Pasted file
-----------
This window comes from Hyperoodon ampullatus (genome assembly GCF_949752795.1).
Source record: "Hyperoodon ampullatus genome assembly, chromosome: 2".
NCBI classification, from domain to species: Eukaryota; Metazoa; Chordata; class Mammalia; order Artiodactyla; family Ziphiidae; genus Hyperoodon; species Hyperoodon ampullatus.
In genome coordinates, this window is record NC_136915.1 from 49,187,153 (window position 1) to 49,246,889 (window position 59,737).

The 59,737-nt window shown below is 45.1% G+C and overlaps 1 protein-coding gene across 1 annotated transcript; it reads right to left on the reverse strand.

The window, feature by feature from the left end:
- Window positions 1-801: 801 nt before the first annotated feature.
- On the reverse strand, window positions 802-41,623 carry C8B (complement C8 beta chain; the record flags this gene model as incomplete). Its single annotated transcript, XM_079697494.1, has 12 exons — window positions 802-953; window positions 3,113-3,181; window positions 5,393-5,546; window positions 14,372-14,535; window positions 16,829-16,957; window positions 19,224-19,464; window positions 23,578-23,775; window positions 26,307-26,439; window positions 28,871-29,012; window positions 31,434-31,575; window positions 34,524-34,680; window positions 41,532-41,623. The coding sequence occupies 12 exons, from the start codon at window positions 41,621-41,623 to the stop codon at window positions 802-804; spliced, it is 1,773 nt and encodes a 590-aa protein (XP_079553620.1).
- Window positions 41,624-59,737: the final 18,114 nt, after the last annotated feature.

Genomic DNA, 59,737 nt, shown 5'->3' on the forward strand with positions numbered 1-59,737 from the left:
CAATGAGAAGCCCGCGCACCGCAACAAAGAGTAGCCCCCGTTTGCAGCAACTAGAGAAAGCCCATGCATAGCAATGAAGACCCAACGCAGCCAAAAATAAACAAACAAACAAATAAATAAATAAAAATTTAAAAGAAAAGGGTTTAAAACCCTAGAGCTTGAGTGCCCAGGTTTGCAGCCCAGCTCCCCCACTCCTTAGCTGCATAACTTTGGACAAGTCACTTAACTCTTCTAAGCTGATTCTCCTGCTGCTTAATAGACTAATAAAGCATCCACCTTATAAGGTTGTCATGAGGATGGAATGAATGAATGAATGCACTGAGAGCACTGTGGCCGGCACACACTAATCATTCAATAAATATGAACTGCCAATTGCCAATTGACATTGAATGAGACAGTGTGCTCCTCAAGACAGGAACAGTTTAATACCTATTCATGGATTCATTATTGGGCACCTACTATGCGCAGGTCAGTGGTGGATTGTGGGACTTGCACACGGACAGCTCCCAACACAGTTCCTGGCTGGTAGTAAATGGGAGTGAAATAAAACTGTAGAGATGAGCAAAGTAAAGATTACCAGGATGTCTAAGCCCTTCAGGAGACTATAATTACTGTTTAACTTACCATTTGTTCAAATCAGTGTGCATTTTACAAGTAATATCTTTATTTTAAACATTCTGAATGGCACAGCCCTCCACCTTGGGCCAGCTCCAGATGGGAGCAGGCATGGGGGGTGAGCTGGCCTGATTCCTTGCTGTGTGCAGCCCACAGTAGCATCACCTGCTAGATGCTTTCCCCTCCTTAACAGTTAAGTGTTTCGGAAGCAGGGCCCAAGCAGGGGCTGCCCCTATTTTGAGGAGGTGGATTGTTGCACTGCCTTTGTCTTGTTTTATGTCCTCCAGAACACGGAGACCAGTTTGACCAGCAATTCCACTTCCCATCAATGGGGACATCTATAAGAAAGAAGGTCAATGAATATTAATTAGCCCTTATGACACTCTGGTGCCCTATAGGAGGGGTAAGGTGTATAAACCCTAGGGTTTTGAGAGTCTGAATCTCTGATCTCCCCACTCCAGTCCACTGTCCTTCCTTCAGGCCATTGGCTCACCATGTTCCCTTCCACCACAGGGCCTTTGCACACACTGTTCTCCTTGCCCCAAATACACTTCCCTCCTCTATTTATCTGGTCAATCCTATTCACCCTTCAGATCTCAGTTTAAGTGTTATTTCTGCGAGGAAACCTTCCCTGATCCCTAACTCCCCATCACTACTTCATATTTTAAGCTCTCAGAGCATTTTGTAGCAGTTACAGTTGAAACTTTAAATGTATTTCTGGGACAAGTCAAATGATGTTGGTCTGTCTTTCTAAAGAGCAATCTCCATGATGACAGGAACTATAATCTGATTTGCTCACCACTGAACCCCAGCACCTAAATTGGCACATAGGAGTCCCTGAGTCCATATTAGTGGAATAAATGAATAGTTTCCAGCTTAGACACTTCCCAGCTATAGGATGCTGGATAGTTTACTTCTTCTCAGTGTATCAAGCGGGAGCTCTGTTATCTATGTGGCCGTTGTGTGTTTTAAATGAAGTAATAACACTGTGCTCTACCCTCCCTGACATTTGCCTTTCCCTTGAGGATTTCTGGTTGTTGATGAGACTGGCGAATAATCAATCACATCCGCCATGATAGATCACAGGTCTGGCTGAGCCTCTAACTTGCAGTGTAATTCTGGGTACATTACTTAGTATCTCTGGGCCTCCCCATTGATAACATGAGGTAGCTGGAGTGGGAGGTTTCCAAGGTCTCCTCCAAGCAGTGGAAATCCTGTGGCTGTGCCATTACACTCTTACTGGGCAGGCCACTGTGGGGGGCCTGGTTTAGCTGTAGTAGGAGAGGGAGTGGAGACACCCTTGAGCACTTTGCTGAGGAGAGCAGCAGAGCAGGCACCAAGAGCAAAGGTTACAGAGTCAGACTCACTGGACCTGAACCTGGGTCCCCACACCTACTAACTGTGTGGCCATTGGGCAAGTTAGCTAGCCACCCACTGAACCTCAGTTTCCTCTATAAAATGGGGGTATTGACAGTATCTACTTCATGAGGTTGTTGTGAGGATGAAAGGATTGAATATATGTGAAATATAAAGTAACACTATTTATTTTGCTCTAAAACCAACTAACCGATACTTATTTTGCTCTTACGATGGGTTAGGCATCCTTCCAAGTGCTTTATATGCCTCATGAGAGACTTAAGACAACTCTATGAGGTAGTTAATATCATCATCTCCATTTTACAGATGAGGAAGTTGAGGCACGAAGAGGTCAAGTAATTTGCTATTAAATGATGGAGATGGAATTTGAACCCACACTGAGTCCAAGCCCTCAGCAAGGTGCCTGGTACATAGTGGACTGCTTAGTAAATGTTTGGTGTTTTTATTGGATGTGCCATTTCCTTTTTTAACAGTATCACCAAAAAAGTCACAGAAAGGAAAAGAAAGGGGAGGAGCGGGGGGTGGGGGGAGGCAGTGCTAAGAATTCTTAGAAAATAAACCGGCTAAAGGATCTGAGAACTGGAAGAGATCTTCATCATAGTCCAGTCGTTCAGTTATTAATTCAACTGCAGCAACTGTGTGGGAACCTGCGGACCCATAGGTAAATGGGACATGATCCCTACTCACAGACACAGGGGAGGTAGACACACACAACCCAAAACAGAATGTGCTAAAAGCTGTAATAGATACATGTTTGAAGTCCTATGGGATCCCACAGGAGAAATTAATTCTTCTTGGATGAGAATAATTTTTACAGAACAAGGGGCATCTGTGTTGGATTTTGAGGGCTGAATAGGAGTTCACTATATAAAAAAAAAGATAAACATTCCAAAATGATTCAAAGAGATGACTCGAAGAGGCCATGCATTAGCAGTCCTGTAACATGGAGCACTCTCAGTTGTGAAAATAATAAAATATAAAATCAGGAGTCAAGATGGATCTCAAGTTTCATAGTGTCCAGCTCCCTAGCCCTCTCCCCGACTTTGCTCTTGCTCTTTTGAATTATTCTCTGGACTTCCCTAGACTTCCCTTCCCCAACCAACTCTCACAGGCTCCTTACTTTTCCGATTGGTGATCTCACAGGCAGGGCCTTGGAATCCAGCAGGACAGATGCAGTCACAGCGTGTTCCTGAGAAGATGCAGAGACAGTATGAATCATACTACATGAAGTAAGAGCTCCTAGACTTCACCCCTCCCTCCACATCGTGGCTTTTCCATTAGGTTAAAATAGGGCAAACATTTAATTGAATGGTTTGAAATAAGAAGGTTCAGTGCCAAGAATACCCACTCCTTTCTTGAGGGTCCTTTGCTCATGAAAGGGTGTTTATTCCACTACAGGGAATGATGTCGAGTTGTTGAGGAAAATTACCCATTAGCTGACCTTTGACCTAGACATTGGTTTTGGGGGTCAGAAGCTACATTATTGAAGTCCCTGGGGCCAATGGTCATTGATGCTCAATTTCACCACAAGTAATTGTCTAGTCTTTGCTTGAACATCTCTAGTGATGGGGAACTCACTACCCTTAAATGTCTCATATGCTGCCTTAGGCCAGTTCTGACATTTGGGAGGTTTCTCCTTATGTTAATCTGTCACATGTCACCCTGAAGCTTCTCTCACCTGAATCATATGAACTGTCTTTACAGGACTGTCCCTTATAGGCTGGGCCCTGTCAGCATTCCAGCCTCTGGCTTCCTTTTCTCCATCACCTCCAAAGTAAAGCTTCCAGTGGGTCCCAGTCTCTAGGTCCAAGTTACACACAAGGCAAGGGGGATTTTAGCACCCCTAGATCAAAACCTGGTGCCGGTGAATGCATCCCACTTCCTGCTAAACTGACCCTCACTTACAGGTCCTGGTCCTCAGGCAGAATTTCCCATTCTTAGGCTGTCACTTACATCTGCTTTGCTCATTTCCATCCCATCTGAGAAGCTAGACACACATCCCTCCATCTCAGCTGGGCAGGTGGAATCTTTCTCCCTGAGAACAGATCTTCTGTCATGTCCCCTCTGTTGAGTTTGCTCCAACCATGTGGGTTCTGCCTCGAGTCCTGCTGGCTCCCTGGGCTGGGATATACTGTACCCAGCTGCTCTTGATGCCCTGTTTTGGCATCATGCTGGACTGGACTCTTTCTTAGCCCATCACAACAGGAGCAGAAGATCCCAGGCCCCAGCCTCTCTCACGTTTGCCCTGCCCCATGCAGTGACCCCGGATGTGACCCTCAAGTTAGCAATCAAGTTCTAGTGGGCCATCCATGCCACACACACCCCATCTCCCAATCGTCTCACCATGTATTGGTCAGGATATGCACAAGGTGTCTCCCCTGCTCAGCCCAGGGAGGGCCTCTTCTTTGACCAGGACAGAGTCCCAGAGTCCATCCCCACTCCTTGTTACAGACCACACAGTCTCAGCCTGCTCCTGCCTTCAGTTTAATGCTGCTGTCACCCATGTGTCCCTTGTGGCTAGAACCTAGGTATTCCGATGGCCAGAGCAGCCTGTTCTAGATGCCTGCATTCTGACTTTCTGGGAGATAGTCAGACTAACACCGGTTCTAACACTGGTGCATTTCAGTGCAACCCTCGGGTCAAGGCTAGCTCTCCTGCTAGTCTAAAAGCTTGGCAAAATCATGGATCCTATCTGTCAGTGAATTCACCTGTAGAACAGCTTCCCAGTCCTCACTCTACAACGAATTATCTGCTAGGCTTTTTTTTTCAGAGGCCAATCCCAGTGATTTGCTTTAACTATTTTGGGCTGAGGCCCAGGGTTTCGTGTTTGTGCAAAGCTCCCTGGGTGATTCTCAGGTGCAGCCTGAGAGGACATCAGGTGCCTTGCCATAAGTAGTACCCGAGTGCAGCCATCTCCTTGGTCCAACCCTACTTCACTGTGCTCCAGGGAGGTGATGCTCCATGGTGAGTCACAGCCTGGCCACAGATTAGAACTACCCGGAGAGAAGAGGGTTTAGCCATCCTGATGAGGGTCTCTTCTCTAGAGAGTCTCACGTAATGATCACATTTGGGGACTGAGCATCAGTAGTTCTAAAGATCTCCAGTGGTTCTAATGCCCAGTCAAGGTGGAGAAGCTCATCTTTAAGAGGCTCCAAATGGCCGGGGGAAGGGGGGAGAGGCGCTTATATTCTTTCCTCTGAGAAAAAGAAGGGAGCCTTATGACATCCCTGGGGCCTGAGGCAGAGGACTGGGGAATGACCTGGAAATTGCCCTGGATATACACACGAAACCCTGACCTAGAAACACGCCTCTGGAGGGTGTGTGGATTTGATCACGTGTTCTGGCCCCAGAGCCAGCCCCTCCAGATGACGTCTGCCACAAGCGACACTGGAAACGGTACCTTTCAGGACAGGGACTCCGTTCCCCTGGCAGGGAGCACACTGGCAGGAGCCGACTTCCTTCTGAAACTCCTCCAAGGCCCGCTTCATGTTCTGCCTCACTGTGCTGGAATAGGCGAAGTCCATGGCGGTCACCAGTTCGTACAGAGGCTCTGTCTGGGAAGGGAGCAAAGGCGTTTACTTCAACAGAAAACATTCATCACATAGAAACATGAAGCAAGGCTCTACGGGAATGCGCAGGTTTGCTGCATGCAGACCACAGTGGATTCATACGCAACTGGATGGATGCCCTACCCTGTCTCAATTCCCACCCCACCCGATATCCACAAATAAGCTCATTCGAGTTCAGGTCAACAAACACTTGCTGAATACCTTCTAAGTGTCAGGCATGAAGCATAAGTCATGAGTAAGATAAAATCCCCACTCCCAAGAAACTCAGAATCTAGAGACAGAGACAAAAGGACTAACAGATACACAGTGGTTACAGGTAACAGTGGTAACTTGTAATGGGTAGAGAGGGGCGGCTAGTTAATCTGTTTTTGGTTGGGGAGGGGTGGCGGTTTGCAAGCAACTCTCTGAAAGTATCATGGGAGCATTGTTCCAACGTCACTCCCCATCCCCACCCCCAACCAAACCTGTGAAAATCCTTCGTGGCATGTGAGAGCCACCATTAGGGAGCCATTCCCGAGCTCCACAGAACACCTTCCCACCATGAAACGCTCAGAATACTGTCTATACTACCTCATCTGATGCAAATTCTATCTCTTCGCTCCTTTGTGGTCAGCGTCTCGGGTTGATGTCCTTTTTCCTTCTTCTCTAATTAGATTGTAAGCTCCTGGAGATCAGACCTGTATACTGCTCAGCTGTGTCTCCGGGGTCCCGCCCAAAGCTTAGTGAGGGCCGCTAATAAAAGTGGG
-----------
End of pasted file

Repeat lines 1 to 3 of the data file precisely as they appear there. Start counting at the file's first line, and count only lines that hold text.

This window comes from Hyperoodon ampullatus (genome assembly GCF_949752795.1).
Source record: "Hyperoodon ampullatus genome assembly, chromosome: 2".
NCBI classification, from domain to species: Eukaryota; Metazoa; Chordata; class Mammalia; order Artiodactyla; family Ziphiidae; genus Hyperoodon; species Hyperoodon ampullatus.